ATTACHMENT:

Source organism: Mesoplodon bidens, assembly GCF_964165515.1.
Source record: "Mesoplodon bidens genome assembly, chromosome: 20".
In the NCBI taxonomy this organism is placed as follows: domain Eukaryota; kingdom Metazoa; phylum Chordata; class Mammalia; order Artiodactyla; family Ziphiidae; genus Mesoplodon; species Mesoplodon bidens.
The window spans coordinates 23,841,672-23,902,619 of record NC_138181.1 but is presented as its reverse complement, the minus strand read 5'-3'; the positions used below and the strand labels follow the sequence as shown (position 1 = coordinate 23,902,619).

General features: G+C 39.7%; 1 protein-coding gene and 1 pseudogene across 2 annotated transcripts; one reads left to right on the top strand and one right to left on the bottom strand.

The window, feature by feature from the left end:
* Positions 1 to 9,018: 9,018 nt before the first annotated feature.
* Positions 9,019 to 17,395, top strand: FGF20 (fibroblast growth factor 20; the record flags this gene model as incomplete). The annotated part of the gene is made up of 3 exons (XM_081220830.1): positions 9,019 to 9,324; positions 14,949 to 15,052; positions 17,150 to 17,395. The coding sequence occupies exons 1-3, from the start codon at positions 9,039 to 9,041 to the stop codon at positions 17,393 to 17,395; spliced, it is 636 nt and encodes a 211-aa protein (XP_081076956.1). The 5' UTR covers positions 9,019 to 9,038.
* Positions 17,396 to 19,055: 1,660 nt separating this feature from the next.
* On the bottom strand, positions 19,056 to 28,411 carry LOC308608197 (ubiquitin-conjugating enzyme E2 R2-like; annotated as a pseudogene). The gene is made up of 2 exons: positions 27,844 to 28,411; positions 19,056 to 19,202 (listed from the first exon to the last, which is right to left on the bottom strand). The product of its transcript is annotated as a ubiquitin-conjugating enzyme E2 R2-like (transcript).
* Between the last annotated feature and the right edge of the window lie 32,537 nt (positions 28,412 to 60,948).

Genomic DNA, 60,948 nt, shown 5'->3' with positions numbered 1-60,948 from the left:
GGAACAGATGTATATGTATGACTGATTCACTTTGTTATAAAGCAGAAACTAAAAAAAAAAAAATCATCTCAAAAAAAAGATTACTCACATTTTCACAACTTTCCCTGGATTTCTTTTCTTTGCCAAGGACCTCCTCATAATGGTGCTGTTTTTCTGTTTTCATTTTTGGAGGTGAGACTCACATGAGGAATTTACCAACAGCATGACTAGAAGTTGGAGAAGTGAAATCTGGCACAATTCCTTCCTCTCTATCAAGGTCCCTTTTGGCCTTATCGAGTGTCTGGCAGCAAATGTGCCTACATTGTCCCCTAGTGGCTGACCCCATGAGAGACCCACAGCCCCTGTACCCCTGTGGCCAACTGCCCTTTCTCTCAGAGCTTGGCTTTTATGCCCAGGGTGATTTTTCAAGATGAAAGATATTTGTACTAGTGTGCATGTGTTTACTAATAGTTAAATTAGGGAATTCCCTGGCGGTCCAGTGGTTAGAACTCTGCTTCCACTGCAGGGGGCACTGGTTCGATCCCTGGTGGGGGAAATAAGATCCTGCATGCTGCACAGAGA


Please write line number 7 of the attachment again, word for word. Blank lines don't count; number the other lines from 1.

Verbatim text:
* Positions 1 to 9,018: 9,018 nt before the first annotated feature.